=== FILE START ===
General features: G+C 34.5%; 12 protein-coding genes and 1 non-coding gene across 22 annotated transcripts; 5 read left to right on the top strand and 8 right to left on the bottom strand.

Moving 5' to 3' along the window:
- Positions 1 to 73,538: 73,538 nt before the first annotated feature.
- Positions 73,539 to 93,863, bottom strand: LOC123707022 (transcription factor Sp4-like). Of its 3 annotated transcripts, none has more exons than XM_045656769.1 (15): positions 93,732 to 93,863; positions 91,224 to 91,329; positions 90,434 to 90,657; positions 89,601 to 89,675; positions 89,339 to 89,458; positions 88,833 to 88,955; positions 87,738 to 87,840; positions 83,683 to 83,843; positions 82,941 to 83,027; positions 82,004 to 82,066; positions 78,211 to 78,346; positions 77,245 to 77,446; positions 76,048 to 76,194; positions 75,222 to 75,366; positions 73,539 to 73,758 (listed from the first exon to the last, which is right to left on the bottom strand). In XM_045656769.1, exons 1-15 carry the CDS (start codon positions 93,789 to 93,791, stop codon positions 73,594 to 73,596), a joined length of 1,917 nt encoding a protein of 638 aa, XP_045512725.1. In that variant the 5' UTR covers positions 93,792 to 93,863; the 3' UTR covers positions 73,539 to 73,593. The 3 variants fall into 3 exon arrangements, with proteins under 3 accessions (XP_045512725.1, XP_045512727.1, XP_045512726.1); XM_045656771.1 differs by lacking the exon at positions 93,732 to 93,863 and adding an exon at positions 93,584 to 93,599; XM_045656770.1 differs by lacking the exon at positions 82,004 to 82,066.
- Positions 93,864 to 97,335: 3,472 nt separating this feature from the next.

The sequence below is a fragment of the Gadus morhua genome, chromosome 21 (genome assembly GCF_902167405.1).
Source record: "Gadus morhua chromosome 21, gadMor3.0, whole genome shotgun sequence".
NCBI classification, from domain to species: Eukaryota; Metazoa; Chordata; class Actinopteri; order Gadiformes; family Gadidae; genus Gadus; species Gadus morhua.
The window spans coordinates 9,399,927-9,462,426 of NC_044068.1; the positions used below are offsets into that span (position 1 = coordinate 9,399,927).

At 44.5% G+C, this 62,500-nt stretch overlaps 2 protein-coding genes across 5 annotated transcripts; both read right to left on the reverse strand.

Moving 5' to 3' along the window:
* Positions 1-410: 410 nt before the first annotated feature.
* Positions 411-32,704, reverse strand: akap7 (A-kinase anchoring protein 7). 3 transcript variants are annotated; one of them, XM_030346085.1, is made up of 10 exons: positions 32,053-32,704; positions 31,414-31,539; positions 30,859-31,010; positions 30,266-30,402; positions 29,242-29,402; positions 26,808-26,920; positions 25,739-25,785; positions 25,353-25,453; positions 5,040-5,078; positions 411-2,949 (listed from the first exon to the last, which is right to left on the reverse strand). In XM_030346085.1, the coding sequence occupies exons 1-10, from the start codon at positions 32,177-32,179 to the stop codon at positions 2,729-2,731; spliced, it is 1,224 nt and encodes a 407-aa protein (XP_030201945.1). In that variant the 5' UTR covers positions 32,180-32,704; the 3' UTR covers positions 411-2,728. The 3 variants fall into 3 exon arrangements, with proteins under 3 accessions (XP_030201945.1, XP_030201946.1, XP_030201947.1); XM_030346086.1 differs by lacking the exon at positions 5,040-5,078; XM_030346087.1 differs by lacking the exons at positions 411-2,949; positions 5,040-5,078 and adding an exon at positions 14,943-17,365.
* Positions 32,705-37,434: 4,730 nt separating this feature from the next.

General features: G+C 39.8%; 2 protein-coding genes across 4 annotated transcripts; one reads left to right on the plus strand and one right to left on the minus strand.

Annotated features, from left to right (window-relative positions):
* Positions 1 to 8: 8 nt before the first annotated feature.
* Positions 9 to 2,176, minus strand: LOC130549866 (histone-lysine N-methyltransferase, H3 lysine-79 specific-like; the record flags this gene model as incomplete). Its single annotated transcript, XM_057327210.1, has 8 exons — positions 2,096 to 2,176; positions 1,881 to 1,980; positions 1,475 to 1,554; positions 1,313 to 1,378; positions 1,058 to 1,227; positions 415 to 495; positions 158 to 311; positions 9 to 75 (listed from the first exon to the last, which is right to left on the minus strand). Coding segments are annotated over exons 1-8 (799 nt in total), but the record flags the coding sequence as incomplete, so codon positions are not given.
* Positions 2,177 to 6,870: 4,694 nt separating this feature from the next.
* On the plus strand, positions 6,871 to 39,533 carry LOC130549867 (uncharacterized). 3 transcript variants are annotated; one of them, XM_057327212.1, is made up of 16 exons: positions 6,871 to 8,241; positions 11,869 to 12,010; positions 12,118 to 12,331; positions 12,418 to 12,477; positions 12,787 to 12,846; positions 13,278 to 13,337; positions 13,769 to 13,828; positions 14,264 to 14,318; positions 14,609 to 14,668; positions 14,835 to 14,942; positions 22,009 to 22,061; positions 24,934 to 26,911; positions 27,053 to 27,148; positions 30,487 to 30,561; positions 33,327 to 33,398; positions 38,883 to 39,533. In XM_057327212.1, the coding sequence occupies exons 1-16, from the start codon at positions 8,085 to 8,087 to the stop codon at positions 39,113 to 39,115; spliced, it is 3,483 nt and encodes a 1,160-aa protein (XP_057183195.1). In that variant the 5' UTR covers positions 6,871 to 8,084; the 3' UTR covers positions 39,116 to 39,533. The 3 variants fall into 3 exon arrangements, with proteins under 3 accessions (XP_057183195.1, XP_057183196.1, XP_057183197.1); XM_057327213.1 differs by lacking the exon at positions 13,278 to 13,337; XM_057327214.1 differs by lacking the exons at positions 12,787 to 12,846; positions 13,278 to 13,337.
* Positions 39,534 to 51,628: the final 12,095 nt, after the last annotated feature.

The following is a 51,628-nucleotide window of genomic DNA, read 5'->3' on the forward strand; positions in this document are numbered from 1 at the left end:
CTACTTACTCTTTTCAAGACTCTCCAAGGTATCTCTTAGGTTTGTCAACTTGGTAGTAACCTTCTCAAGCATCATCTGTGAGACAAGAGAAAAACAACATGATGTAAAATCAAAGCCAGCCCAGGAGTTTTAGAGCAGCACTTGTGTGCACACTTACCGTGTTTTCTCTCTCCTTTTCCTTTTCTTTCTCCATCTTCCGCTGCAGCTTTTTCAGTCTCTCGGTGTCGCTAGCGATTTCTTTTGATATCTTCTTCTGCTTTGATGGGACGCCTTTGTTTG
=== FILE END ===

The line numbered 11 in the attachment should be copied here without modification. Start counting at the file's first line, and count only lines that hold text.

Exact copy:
Moving 5' to 3' along the window: